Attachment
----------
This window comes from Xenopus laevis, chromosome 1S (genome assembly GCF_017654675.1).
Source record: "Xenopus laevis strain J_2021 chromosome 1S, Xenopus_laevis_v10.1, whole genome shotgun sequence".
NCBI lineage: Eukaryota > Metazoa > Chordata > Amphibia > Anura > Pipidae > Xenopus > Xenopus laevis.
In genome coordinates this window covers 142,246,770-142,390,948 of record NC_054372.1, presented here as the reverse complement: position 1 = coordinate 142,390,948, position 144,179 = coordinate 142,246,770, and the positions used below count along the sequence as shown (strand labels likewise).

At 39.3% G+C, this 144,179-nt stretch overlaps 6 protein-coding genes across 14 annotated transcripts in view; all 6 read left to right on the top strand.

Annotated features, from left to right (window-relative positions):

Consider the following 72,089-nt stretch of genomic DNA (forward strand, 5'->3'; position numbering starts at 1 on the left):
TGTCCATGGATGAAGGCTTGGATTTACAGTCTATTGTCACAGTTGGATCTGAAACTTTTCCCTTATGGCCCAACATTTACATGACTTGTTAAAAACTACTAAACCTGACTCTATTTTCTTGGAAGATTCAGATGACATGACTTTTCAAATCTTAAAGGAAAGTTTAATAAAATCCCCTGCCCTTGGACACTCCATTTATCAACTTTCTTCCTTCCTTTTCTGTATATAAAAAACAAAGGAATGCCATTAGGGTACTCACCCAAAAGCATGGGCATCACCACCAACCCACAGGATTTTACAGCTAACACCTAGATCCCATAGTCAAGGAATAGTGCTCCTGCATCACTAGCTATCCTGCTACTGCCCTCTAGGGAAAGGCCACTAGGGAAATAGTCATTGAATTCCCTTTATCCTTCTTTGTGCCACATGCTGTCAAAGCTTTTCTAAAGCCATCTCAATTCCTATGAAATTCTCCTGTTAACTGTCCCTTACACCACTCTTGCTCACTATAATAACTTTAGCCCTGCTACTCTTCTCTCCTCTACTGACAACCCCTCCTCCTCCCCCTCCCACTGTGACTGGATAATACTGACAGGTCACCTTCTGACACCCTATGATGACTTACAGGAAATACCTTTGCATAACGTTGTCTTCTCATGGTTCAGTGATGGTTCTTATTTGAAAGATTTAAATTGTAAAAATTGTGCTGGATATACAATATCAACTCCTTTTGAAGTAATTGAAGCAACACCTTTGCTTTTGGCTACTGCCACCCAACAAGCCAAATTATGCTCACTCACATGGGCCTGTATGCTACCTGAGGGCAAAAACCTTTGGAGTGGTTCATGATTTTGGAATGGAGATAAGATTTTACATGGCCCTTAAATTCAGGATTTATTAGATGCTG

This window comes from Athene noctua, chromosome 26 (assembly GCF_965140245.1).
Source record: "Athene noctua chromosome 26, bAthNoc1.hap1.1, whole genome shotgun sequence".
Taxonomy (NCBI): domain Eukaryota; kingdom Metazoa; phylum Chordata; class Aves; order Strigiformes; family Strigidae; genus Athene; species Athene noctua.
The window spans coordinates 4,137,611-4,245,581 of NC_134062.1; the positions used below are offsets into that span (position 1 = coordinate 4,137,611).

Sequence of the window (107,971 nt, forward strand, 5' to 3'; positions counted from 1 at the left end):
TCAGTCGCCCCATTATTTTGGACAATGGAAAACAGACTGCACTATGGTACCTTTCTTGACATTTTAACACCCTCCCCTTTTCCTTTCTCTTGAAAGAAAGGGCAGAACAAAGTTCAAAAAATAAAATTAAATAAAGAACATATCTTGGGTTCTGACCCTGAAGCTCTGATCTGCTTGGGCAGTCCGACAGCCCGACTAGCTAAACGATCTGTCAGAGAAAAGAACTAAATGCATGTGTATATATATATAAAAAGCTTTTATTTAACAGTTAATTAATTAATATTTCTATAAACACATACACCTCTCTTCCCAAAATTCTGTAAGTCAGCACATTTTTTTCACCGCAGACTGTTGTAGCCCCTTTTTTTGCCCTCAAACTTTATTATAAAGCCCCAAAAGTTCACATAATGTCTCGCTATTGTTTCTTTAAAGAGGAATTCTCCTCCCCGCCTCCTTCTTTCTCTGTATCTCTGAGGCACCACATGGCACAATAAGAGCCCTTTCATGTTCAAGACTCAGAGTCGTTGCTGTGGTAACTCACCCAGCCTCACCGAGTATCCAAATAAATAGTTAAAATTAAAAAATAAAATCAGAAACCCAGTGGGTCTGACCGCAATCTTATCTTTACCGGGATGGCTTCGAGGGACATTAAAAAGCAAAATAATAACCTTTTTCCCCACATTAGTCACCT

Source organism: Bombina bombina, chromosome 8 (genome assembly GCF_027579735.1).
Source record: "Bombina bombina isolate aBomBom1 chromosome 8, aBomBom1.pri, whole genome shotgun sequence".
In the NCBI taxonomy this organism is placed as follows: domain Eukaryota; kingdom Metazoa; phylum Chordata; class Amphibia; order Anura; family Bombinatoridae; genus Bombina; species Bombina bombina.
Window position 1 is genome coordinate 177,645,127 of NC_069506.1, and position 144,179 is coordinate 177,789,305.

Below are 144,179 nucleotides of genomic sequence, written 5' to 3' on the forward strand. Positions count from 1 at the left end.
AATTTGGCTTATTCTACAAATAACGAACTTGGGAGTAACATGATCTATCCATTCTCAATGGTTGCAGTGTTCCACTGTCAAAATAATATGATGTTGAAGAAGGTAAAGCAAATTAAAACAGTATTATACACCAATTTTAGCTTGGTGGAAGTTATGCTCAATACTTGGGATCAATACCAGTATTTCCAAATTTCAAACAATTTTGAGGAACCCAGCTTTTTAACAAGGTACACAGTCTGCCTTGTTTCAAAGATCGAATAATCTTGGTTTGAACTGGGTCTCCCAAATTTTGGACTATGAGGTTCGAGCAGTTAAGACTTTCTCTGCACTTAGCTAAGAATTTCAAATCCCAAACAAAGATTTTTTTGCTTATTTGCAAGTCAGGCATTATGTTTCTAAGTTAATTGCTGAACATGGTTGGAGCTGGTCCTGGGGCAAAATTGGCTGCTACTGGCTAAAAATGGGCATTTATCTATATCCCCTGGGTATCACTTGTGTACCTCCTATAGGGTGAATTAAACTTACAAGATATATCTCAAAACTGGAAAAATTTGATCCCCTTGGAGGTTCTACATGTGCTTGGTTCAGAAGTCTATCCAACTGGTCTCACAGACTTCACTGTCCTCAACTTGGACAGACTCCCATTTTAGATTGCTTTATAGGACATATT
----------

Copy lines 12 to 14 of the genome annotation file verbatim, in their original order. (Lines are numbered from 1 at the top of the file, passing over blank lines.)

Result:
The window spans coordinates 4,137,611-4,245,581 of NC_134062.1; the positions used below are offsets into that span (position 1 = coordinate 4,137,611).

Sequence of the window (107,971 nt, forward strand, 5' to 3'; positions counted from 1 at the left end):
TCAGTCGCCCCATTATTTTGGACAATGGAAAACAGACTGCACTATGGTACCTTTCTTGACATTTTAACACCCTCCCCTTTTCCTTTCTCTTGAAAGAAAGGGCAGAACAAAGTTCAAAAAATAAAATTAAATAAAGAACATATCTTGGGTTCTGACCCTGAAGCTCTGATCTGCTTGGGCAGTCCGACAGCCCGACTAGCTAAACGATCTGTCAGAGAAAAGAACTAAATGCATGTGTATATATATATAAAAAGCTTTTATTTAACAGTTAATTAATTAATATTTCTATAAACACATACACCTCTCTTCCCAAAATTCTGTAAGTCAGCACATTTTTTTCACCGCAGACTGTTGTAGCCCCTTTTTTTGCCCTCAAACTTTATTATAAAGCCCCAAAAGTTCACATAATGTCTCGCTATTGTTTCTTTAAAGAGGAATTCTCCTCCCCGCCTCCTTCTTTCTCTGTATCTCTGAGGCACCACATGGCACAATAAGAGCCCTTTCATGTTCAAGACTCAGAGTCGTTGCTGTGGTAACTCACCCAGCCTCACCGAGTATCCAAATAAATAGTTAAAATTAAAAAATAAAATCAGAAACCCAGTGGGTCTGACCGCAATCTTATCTTTACCGGGATGGCTTCGAGGGACATTAAAAAGCAAAATAATAACCTTTTTCCCCACATTAGTCACCT